3D Printing Tips
3D Printing Tips for Beginners
Welcome to the fascinating world of 3D printing!
Technology is advancing at breakneck speed in the 3D printing world. This is fabulous for experienced enthusiasts; however it can be overwhelming for people new to the scene.
If you’re here, you likely have a decent idea of how a 3D printer works. Now you’re likely looking for some helpful advice on getting started. Rest assured you’re in the right place.
Top 12 3D Printing Tips and Tricks for Beginners
Once you get some practice under your belt, you’ll find that 3D printing is not overly complicated. That being said, starting out can be rough as there’s so much to learn.
Patience, young grasshopper. You’ll get there. To make the process easier…
Be sure to research printers, materials, and software before you make a purchase. There are a tonne of helpful reviews and tutorials online to start you off on the right path. It might be tempting to empty your wallet on the latest 3D printer, but just be sure you buy one that suits your budget and your needs.
Additionally, learning 3D printing lingo will save you a lot of time (and headaches) once you start getting the hang of things and asking more questions. You may get lost in a forum or watching a tutorial if you have no idea what the person is talking about.
Safety is paramount. Always observe the following safety rules:
- Don’t leave the printer unattended.
- Supervise young ones.
- Print in a ventilated space.
- Have a functioning smoke detector nearby.
- Let the bed cool completely before removing the model to avoid burns and cuts from scraping mishaps.
- Calibrate Your Printer
It is crucial that you keep your 3D printer calibrated. Calibration has a direct bearing on the printer’s accuracy, so unless you want your design looking like something from an abstract art gallery (which would actually be pretty fantastic), calibration is key!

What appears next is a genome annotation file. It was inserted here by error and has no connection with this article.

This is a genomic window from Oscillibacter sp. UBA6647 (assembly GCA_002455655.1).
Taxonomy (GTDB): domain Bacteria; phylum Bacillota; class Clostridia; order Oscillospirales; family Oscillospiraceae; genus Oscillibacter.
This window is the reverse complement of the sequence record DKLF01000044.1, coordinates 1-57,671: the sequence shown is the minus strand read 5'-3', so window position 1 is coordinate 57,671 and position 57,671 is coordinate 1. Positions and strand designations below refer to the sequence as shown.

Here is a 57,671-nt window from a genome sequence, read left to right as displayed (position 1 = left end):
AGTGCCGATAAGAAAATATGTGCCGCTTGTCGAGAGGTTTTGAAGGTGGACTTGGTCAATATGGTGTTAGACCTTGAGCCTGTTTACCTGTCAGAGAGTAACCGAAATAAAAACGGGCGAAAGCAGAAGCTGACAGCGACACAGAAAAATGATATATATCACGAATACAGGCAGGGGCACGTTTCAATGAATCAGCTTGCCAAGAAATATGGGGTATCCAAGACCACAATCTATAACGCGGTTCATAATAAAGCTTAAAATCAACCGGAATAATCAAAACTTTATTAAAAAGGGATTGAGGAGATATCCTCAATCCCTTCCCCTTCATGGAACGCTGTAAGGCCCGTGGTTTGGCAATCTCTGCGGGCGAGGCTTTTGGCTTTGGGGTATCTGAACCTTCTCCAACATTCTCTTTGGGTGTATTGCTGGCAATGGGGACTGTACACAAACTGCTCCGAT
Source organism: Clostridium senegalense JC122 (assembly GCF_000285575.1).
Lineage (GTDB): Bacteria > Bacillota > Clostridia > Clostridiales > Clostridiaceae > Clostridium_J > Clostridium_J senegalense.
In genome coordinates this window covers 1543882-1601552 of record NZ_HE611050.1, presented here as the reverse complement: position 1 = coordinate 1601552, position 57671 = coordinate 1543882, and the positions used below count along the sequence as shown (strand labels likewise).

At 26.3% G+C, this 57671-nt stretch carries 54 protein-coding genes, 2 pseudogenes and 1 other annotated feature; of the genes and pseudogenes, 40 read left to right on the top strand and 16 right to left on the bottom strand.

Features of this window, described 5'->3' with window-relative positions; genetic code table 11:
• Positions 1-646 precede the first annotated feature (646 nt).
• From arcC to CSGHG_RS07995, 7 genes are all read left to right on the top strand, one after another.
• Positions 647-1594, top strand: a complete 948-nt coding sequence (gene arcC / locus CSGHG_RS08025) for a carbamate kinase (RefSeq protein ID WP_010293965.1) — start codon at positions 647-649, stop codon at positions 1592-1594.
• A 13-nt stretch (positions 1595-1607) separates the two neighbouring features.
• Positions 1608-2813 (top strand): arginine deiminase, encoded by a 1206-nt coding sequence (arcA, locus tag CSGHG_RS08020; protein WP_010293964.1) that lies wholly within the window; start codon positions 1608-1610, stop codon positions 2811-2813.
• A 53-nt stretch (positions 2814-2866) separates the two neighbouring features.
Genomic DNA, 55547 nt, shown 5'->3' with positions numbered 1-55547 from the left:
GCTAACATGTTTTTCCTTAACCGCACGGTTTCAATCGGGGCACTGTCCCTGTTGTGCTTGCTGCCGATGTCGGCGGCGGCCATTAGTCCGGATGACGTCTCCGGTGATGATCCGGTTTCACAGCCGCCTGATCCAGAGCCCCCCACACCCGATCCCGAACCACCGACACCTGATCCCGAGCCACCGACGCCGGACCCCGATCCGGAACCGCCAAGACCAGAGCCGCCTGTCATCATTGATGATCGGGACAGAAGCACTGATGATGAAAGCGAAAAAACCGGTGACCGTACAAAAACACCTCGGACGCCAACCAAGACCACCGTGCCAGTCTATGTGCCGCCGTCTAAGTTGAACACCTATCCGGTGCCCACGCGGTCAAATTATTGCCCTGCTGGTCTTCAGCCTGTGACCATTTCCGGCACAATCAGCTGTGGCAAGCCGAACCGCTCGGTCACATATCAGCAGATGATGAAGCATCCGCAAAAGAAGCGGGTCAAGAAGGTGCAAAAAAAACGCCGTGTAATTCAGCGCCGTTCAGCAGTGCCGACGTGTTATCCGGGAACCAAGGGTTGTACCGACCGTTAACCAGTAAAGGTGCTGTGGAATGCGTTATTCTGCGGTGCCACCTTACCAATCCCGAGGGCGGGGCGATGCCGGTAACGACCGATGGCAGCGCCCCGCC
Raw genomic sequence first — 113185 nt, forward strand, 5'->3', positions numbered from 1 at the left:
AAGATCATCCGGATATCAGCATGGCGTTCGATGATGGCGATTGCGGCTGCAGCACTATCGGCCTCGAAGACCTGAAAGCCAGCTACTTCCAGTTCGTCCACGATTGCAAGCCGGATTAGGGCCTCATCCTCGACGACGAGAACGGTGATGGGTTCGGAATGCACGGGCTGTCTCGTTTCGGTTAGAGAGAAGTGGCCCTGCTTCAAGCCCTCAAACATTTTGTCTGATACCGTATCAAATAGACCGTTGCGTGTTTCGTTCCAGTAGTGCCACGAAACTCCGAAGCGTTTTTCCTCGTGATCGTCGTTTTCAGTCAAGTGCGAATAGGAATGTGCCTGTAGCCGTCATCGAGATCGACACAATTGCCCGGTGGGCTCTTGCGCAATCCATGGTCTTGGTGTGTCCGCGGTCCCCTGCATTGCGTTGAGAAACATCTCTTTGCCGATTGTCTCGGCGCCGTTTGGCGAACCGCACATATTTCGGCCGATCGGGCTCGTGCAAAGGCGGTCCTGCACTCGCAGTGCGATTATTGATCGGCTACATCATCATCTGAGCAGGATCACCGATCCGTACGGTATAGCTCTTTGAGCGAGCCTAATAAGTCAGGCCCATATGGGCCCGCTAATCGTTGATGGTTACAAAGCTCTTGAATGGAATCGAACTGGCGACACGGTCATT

An uneven bed is one of the most common rookie errors in the 3D printing world. Your printer bed must be level.
If you’re lucky, your printer will have bed-levelling software already installed, if not, check the user manual should a levelling problem arise.
Different 3D printing projects call for different materials. Mix things up and find what works best for you and your designs.
It is recommended, however, that you don’t hoard filament. Exposure to heat and humidity can affect filament. Once its composition has changed, both the quality of your prints and the health of your printer can suffer.
If you are a perfectionist, get used to disappointment. At least until you’ve worked through the many kinks that come along with learning to print 3D models.
Expect a healthy number of anomalies in your designs for the first little while. However, if even reading about this is making your skin crawl, then…
This handy little tool will help you quickly eradicate small imperfections or excessive fine stringing.
Simply put, how you place objects on your printer build platform helps determine the strength of the finished product and the quality of the print.
It would be so satisfying to see your design come to life in one, solid, 3D form, however, that is not always possible. Sometimes you need to break things down in order to prevent misaligned layers or saggy overhangs.
Failing to break down complex objects into smaller chunks means that even a simple mistake can ruin your whole design.
Your printer’s build surface is a vital component of your printer. If you keep it squeaky clean, it will reward you with a smoother 3D printing experience.
Finally, find your people online. Use Reddit, Facebook, YouTube or forums to get help, ask for advice, or watch tutorials.
And before you know it, you’ll be the one offering guidance to someone who started off on a site like this one.
This week’s selection is “The Future Is Faster Than You Think” by Peter Diamandis and Steven Kotler.
Stratasys and DyeMansion announced a new strategic alliance that combines capabilities to provide an end-to-end full color additive manufacturing workflow.
Titan Robotics announced a new 3D printer, the massive Atlas-HS.
A company is 3D printing apparently edible food treats made from waste.
This week’s selection is the Air Powered Helicopter by Tom Stanton.
Once again we take a look at the valuations of the major 3D printing companies over the past week.
Charles R. Goulding and Ryan Donley analyze R&D expenditures of several leading companies in the 3D printing industry.
A company is offering perfectly-fitting swim goggles with 3D technology.